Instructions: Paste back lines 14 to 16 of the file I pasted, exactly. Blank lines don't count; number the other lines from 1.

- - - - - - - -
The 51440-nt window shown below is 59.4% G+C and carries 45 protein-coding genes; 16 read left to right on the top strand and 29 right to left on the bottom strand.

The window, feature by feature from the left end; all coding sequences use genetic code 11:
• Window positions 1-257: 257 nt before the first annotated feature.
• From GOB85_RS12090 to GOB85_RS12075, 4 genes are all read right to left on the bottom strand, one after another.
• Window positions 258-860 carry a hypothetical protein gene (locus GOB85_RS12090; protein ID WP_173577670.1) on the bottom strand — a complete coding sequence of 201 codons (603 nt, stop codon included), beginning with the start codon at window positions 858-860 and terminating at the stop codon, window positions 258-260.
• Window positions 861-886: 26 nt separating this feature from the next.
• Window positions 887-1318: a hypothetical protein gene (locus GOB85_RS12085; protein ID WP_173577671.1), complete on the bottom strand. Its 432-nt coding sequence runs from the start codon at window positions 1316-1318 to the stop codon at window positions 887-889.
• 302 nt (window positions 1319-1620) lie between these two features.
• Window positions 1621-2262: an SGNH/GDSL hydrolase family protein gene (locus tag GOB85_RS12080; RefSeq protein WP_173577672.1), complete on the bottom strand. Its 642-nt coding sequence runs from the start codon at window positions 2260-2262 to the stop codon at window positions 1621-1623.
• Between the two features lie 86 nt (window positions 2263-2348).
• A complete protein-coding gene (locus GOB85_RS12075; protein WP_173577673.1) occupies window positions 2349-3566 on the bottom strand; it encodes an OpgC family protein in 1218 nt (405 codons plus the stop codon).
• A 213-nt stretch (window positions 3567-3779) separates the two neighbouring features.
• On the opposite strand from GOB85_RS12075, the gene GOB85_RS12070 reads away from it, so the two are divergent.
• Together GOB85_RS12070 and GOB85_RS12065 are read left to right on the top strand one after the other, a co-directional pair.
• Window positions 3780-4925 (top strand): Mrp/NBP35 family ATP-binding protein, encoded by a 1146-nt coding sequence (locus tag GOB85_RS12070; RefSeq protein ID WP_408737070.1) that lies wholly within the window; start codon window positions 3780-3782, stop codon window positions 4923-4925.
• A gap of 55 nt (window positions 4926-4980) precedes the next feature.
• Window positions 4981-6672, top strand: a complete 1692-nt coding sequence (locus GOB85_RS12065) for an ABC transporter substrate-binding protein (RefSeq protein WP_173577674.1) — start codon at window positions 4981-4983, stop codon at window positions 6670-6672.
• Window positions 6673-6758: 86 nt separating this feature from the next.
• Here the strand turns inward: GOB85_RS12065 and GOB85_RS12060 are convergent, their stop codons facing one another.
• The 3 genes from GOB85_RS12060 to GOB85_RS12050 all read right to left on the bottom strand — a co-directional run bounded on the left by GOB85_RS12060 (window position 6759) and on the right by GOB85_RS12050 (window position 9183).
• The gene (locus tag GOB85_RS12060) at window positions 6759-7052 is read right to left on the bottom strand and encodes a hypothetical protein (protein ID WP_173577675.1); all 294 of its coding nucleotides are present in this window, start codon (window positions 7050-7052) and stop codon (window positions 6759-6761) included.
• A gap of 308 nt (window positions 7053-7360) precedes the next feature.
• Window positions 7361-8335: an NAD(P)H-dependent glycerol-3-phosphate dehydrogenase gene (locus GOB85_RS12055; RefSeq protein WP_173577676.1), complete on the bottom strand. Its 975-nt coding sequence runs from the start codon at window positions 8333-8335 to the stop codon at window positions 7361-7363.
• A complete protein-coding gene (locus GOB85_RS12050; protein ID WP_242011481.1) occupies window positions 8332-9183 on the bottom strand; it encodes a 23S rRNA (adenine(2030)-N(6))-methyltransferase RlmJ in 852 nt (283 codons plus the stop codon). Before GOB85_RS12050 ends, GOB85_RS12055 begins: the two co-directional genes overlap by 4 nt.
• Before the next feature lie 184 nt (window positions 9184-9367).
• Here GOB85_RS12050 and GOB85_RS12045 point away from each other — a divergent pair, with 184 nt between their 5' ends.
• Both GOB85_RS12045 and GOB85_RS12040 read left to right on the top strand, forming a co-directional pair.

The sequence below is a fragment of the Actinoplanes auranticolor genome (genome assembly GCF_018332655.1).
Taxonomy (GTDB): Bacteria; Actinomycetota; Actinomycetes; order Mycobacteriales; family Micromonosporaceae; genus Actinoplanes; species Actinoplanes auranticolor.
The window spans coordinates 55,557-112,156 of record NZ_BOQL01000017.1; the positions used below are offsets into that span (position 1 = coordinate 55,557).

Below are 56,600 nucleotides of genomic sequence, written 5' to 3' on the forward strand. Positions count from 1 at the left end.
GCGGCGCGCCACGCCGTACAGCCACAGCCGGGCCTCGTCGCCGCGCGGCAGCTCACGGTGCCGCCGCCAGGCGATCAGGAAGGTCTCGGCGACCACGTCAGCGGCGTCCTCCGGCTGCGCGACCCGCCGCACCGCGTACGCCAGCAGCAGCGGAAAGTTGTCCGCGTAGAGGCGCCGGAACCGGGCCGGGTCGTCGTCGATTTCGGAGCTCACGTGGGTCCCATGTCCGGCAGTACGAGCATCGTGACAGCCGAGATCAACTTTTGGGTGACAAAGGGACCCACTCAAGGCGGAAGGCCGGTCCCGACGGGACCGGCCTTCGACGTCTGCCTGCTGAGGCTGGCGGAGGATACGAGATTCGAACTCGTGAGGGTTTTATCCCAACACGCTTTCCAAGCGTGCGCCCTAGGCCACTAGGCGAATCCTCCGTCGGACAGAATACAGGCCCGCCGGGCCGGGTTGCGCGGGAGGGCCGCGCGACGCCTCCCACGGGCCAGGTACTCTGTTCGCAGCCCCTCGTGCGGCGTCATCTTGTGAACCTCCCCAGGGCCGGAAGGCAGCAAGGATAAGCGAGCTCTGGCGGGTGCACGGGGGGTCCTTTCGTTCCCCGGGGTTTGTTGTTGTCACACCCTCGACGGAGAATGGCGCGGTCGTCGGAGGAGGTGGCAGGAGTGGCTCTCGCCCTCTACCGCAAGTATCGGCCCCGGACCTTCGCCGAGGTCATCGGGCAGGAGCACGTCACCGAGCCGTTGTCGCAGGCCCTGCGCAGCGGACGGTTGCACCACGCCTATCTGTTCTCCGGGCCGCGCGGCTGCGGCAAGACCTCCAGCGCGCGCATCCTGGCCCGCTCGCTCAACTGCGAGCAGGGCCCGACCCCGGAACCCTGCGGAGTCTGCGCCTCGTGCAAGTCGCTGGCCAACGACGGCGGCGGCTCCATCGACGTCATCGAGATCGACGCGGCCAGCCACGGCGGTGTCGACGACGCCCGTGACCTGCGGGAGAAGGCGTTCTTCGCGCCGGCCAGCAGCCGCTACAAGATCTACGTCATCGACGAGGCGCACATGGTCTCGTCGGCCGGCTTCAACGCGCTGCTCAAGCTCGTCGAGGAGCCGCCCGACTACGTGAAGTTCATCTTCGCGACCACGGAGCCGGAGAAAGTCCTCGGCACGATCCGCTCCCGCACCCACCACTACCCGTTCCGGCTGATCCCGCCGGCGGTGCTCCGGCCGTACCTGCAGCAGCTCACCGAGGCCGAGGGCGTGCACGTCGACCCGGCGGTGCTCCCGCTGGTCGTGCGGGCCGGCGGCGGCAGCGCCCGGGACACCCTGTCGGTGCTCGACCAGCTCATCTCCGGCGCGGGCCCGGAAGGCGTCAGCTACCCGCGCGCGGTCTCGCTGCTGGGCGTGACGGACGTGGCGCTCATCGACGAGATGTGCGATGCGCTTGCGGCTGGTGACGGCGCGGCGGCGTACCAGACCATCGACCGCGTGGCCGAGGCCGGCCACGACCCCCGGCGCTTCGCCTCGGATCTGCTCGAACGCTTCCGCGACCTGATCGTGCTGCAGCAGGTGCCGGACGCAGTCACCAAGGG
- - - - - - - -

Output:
• Together GOB85_RS12070 and GOB85_RS12065 are read left to right on the top strand one after the other, a co-directional pair.
• Window positions 3780-4925 (top strand): Mrp/NBP35 family ATP-binding protein, encoded by a 1146-nt coding sequence (locus tag GOB85_RS12070; RefSeq protein ID WP_408737070.1) that lies wholly within the window; start codon window positions 3780-3782, stop codon window positions 4923-4925.
• A gap of 55 nt (window positions 4926-4980) precedes the next feature.